Tuesday, March 3, 2009


“Three bucks on the scorpion,” a bearded hombre waved his cash in the crowd as the greasy flow of the Rio Grande slapped at the pebbled banks of the island on which they stood.

“Got a buck here,” The dealer grabbed the bill from the bettor’s hand and moved to the next.

An iron tub had been dragged into this no man’s land somewhere between Texas and Mexico. As the sun dipped below the mountains the hawker announced the fight was about to begin: Two arachnoids faced each other at the bottom of the white tub, a tarantula and a vinegarone.

The vinegarone often referred to as a whip scorpion, is no scorpion at all, but an arachnoid, part of the spider family. With four pairs of legs, the vinegarone is nocturnal, and scoots across the desert surface at night in search of fresh meat, like crickets or millipedes. Like the scorpion, they have a pair of eyes in front and three on each side of the head, but have poor vision. To pick their way through the desert, they rely on their first set of legs. Modified over the eons, these legs act as antennae-like sensory organs, that feel the ground as they walk with the other six.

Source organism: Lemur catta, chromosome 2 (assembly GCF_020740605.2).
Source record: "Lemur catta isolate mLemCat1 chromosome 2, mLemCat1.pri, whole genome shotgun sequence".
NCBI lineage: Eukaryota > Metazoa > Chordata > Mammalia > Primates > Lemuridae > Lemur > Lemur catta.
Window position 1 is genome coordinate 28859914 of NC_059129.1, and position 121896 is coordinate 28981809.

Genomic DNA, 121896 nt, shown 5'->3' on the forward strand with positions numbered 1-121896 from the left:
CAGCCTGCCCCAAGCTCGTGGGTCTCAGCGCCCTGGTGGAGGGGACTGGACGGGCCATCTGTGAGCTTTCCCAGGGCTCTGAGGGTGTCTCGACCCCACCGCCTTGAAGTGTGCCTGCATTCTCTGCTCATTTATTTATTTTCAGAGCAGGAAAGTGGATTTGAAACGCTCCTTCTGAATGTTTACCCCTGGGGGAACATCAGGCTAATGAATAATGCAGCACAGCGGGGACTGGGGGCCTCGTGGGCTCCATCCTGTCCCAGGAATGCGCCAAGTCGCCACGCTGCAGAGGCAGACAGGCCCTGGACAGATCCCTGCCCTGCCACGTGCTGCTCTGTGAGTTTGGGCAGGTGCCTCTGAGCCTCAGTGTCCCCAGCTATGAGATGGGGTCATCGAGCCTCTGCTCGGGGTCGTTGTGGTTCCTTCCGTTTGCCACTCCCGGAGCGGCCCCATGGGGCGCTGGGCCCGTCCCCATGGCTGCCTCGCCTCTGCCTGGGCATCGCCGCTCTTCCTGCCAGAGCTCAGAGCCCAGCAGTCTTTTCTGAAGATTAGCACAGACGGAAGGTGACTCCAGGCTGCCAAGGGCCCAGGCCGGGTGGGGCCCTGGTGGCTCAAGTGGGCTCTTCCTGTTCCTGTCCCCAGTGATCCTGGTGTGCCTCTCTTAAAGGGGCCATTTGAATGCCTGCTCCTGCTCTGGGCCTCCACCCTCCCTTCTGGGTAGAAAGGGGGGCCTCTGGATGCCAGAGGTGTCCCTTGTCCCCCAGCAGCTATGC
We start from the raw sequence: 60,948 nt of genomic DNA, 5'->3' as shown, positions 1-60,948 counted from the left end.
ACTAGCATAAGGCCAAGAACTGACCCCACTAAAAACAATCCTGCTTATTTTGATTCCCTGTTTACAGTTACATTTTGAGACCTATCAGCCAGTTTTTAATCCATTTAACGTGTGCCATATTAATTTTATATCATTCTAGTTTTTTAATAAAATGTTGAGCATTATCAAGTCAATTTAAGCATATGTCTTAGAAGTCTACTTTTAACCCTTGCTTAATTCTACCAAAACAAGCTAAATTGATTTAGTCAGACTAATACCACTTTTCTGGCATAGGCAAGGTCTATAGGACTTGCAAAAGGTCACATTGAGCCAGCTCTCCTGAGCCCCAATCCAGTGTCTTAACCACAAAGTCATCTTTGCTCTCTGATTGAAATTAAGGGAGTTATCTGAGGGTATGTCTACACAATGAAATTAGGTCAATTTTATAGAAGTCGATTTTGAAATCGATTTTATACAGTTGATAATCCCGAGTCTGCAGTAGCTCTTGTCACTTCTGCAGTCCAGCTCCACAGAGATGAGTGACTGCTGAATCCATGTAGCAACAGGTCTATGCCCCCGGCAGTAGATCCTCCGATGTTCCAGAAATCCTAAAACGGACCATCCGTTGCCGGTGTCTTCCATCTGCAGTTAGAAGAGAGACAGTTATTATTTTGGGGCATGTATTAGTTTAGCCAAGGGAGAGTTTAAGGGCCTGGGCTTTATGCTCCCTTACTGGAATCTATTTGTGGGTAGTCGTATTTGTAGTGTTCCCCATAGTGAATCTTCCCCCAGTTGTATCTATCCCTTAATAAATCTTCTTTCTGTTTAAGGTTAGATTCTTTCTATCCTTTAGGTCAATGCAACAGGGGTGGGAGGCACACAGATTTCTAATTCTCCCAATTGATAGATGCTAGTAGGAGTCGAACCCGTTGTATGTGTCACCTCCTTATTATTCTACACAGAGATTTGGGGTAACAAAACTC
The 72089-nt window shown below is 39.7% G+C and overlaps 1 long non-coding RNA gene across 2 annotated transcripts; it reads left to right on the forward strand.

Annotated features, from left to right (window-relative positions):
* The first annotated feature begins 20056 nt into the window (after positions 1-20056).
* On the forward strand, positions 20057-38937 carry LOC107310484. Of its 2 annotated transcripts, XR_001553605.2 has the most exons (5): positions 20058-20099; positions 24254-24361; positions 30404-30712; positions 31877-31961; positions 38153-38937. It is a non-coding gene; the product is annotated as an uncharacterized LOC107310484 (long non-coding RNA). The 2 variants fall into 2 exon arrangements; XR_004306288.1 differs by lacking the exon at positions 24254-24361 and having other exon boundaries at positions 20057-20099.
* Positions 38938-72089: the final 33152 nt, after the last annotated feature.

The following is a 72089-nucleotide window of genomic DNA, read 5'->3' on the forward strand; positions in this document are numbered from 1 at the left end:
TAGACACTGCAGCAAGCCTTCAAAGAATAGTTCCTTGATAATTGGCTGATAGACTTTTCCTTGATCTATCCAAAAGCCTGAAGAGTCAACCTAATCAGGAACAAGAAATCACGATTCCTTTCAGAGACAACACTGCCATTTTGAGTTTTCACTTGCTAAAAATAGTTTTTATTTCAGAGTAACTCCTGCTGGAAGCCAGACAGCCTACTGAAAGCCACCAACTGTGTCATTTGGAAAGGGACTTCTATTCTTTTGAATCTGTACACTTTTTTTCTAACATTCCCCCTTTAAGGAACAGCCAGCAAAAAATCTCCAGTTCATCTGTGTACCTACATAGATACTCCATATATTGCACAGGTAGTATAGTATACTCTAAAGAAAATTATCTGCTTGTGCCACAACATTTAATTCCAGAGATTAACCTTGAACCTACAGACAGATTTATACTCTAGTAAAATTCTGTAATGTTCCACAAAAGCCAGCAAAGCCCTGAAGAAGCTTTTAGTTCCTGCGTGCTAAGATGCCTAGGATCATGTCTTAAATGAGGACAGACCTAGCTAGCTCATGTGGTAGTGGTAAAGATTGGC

Many vinegarones grow as long as six inches, including the thin whip like tail, which is shaped much like the scorpion’s but without the poisonous barb. Vinegarones subdue their prey with a set of powerful pinchers.

The vinegarone when cornered is capable of spraying a mist of acetic and octanoic acid, a foul combination that smells like vinegar or vinagron in Tex-Mex and hence the name vinegarone.

In the scientific community vinegarones are known as Uropygids, meaning tail rump in Greek. Many varieities flourish throughout the world. The black sometimes orange Texas vinegarone is found primarily in the Chihuahuan Desert but has been found as far north as the Texas Panhandle.

Vinegarone was also the name of a railroad camp near the confluence of the Pecos and Rio Grande. At its peak in 1883, 3500 people lived there. Judge Roy Bean, who was also known as a vinegarone, operated a saloon there and occasionally hosted paramutual events on the un-lawed islands of the Rio Grande.

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